The global pandemic has put a premium on liquidity and when making the sale, the vendors said that "cash is king". The buyer is reportedly a wealth management organisation acting for HNW Chinese families.
An Asian wealth management firm has bought a £94.2 million ($117.5 million) London office building in the capital’s City financial district from China-based vendors keen to build cash amid the pandemic-induced turmoil.
Chuang’s Consortium International and Chuang’s China Investments, which had owned 10 Fenchurch Street jointly, have agreed to sell the building to Retain Prosper Limited, a UK-registered entity, according to a Hong Kong Stock Exchange statement at the weekend from both of the Chuang-labelled organisations. The sale was conducted by an entity called Bizking Limited, which is registered in the British Virgin Islands. Both the Chuang organisations are incorporated in Bermuda.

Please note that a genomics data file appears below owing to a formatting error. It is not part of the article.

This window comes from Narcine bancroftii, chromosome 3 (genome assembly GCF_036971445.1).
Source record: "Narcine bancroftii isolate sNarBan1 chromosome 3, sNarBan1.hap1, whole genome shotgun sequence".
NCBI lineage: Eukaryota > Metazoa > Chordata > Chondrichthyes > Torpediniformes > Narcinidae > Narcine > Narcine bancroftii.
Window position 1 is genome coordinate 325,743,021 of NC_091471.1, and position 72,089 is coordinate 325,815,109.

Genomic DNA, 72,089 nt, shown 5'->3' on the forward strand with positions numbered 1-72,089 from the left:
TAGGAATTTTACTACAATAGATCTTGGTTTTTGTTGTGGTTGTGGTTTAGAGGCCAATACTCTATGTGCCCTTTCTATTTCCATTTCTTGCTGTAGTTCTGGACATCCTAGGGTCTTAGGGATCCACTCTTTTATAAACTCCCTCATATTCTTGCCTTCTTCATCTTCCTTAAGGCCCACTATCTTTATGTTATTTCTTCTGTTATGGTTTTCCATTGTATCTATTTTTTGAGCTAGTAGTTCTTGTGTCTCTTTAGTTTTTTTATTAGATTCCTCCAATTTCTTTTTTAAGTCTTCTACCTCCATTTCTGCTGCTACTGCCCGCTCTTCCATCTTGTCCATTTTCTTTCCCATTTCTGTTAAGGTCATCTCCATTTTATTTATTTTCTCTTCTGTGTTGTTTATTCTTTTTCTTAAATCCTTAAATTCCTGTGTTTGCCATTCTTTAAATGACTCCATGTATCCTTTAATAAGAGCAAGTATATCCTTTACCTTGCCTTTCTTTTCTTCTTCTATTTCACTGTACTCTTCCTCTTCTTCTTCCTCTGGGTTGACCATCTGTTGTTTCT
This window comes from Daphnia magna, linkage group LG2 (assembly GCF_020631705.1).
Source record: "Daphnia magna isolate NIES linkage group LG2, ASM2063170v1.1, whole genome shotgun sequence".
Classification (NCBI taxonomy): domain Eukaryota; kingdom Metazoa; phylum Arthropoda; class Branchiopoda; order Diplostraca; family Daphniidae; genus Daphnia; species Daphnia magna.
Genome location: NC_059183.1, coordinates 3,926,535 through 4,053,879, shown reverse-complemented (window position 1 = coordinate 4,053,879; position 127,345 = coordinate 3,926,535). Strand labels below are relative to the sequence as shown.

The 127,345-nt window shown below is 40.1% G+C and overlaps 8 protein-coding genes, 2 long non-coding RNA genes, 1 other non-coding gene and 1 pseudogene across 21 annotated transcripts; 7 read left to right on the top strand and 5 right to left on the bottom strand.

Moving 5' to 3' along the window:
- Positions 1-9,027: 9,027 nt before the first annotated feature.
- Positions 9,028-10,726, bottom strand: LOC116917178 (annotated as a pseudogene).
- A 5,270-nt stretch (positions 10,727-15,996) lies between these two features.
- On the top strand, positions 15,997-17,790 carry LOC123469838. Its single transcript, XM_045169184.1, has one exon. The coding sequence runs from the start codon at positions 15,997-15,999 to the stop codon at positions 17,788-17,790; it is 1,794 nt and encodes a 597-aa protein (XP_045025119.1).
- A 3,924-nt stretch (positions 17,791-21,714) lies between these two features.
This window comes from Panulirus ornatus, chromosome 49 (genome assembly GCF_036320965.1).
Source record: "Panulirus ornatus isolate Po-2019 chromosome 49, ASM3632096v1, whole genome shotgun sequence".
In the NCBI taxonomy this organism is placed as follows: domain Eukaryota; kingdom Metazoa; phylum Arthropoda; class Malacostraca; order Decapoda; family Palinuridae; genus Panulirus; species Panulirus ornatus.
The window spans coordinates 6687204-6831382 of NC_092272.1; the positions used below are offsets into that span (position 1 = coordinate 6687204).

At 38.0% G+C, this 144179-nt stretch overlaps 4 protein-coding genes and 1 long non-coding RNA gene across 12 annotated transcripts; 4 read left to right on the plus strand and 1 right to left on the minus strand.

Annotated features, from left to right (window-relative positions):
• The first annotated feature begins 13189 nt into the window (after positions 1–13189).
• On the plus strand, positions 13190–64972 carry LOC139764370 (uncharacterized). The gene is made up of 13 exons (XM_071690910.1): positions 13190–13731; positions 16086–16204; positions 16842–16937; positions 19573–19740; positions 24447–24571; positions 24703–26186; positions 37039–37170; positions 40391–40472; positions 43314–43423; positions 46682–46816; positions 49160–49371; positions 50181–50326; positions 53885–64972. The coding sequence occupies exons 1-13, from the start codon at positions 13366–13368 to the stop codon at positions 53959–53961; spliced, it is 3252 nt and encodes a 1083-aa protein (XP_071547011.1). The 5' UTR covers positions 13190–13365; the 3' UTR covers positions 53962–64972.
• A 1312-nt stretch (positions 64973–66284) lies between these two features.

Mingtiandi, a publication which covers Asia real estate news, said that Retain Prosper is affiliated with Mighty Divine, an investment firm acting for Chinese high net worth families.
The Chuang’s groups had bought the property from Standard Life in November 2016 for £80 million (a few months after the UK’s momentous Brexit vote), the publication said.
The sellers explained that their decision to offload the property was down to their “cash is king” policy in uncertain times.
“Since the outbreak of COVID-19 and the accelerating [number of] confirmed cases across the globe, the macro-economic outlook has become gloomy and uncertain with increasing concerns over investment activities. In the United Kingdom, despite Brexit happened on 31 January 2020, its related uncertainties over regulatory, labour and trade relationships with the European Union affect the businesses and investment sentiment,” the organisations said.
“The Chuang’s China Board considers that the disposal represents a good opportunity for the Chuang’s China Group to lock in its return on the property and enhance its cash position under the current situation,” the statement added.
This publication, taking data from Highworth Research, has noted how family offices have been affected by and are making provisions to protect themselves as a result of the pandemic. (See stories here and here. To register for the Highworth database, click on this link.)